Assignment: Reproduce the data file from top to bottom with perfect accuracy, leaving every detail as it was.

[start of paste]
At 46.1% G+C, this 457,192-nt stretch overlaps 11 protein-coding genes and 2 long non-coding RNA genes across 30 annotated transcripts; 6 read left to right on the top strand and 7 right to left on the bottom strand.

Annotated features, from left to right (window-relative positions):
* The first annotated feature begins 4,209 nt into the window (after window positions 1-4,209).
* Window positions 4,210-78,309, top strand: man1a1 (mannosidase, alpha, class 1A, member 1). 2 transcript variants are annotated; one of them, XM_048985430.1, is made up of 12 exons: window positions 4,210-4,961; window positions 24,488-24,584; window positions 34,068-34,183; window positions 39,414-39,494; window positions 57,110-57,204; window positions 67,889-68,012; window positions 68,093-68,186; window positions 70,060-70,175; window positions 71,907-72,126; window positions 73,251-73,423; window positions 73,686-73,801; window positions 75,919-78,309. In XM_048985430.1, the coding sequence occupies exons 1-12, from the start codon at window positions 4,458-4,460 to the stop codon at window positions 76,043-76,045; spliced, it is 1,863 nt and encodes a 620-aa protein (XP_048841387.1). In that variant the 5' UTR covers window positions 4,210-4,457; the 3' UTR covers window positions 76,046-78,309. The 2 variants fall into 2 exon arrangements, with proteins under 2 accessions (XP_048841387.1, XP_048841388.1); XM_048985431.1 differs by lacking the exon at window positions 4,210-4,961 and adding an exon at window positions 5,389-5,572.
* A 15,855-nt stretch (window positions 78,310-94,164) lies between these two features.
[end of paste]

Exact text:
At 46.1% G+C, this 457,192-nt stretch overlaps 11 protein-coding genes and 2 long non-coding RNA genes across 30 annotated transcripts; 6 read left to right on the top strand and 7 right to left on the bottom strand.

Annotated features, from left to right (window-relative positions):
* The first annotated feature begins 4,209 nt into the window (after window positions 1-4,209).
* Window positions 4,210-78,309, top strand: man1a1 (mannosidase, alpha, class 1A, member 1). 2 transcript variants are annotated; one of them, XM_048985430.1, is made up of 12 exons: window positions 4,210-4,961; window positions 24,488-24,584; window positions 34,068-34,183; window positions 39,414-39,494; window positions 57,110-57,204; window positions 67,889-68,012; window positions 68,093-68,186; window positions 70,060-70,175; window positions 71,907-72,126; window positions 73,251-73,423; window positions 73,686-73,801; window positions 75,919-78,309. In XM_048985430.1, the coding sequence occupies exons 1-12, from the start codon at window positions 4,458-4,460 to the stop codon at window positions 76,043-76,045; spliced, it is 1,863 nt and encodes a 620-aa protein (XP_048841387.1). In that variant the 5' UTR covers window positions 4,210-4,457; the 3' UTR covers window positions 76,046-78,309. The 2 variants fall into 2 exon arrangements, with proteins under 2 accessions (XP_048841387.1, XP_048841388.1); XM_048985431.1 differs by lacking the exon at window positions 4,210-4,961 and adding an exon at window positions 5,389-5,572.
* A 15,855-nt stretch (window positions 78,310-94,164) lies between these two features.